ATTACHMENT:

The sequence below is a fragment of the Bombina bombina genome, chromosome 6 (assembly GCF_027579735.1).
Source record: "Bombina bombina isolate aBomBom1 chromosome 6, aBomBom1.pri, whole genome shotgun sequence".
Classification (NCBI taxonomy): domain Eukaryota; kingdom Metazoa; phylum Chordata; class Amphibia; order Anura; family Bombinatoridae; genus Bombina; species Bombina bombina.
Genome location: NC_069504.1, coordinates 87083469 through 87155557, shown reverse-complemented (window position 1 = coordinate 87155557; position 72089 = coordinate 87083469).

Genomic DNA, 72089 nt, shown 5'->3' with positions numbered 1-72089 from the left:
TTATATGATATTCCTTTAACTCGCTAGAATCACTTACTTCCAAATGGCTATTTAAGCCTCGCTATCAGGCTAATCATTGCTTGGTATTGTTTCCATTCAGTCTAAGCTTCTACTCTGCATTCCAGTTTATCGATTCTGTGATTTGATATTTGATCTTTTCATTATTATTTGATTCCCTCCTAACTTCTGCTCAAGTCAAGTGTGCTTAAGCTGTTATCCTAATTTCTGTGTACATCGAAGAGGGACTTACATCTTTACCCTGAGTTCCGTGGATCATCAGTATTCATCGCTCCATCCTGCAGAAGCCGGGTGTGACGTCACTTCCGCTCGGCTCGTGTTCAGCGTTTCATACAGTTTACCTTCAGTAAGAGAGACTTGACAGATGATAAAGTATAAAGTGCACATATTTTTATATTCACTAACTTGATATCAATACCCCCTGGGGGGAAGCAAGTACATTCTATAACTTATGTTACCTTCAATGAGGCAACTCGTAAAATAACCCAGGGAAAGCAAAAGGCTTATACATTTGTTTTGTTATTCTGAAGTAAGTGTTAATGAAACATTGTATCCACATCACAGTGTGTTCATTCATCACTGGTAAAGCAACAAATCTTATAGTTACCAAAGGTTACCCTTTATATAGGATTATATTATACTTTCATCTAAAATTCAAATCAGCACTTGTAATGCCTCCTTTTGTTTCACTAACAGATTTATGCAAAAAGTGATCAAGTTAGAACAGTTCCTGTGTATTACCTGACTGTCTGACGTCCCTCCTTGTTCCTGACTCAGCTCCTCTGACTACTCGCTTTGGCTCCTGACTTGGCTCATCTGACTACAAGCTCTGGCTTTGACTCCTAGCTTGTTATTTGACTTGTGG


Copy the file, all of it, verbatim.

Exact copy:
The sequence below is a fragment of the Bombina bombina genome, chromosome 6 (assembly GCF_027579735.1).
Source record: "Bombina bombina isolate aBomBom1 chromosome 6, aBomBom1.pri, whole genome shotgun sequence".
Classification (NCBI taxonomy): domain Eukaryota; kingdom Metazoa; phylum Chordata; class Amphibia; order Anura; family Bombinatoridae; genus Bombina; species Bombina bombina.
Genome location: NC_069504.1, coordinates 87083469 through 87155557, shown reverse-complemented (window position 1 = coordinate 87155557; position 72089 = coordinate 87083469).

Genomic DNA, 72089 nt, shown 5'->3' with positions numbered 1-72089 from the left:
TTATATGATATTCCTTTAACTCGCTAGAATCACTTACTTCCAAATGGCTATTTAAGCCTCGCTATCAGGCTAATCATTGCTTGGTATTGTTTCCATTCAGTCTAAGCTTCTACTCTGCATTCCAGTTTATCGATTCTGTGATTTGATATTTGATCTTTTCATTATTATTTGATTCCCTCCTAACTTCTGCTCAAGTCAAGTGTGCTTAAGCTGTTATCCTAATTTCTGTGTACATCGAAGAGGGACTTACATCTTTACCCTGAGTTCCGTGGATCATCAGTATTCATCGCTCCATCCTGCAGAAGCCGGGTGTGACGTCACTTCCGCTCGGCTCGTGTTCAGCGTTTCATACAGTTTACCTTCAGTAAGAGAGACTTGACAGATGATAAAGTATAAAGTGCACATATTTTTATATTCACTAACTTGATATCAATACCCCCTGGGGGGAAGCAAGTACATTCTATAACTTATGTTACCTTCAATGAGGCAACTCGTAAAATAACCCAGGGAAAGCAAAAGGCTTATACATTTGTTTTGTTATTCTGAAGTAAGTGTTAATGAAACATTGTATCCACATCACAGTGTGTTCATTCATCACTGGTAAAGCAACAAATCTTATAGTTACCAAAGGTTACCCTTTATATAGGATTATATTATACTTTCATCTAAAATTCAAATCAGCACTTGTAATGCCTCCTTTTGTTTCACTAACAGATTTATGCAAAAAGTGATCAAGTTAGAACAGTTCCTGTGTATTACCTGACTGTCTGACGTCCCTCCTTGTTCCTGACTCAGCTCCTCTGACTACTCGCTTTGGCTCCTGACTTGGCTCATCTGACTACAAGCTCTGGCTTTGACTCCTAGCTTGTTATTTGACTTGTGG